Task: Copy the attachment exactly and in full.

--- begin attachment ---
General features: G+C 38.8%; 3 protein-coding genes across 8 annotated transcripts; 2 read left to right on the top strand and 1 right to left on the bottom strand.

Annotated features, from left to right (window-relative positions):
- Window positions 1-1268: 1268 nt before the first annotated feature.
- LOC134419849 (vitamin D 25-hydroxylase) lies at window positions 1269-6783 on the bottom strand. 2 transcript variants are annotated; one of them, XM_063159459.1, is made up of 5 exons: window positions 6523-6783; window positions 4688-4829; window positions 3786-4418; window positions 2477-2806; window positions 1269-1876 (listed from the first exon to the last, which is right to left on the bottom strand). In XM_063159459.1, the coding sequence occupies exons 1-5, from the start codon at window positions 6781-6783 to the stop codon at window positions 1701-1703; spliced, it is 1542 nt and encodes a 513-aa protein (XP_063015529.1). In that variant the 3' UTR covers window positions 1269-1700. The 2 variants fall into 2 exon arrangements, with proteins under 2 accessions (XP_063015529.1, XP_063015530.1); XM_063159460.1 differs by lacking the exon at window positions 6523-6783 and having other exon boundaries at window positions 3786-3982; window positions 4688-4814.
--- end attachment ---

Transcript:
General features: G+C 38.8%; 3 protein-coding genes across 8 annotated transcripts; 2 read left to right on the top strand and 1 right to left on the bottom strand.

Annotated features, from left to right (window-relative positions):
- Window positions 1-1268: 1268 nt before the first annotated feature.
- LOC134419849 (vitamin D 25-hydroxylase) lies at window positions 1269-6783 on the bottom strand. 2 transcript variants are annotated; one of them, XM_063159459.1, is made up of 5 exons: window positions 6523-6783; window positions 4688-4829; window positions 3786-4418; window positions 2477-2806; window positions 1269-1876 (listed from the first exon to the last, which is right to left on the bottom strand). In XM_063159459.1, the coding sequence occupies exons 1-5, from the start codon at window positions 6781-6783 to the stop codon at window positions 1701-1703; spliced, it is 1542 nt and encodes a 513-aa protein (XP_063015529.1). In that variant the 3' UTR covers window positions 1269-1700. The 2 variants fall into 2 exon arrangements, with proteins under 2 accessions (XP_063015529.1, XP_063015530.1); XM_063159460.1 differs by lacking the exon at window positions 6523-6783 and having other exon boundaries at window positions 3786-3982; window positions 4688-4814.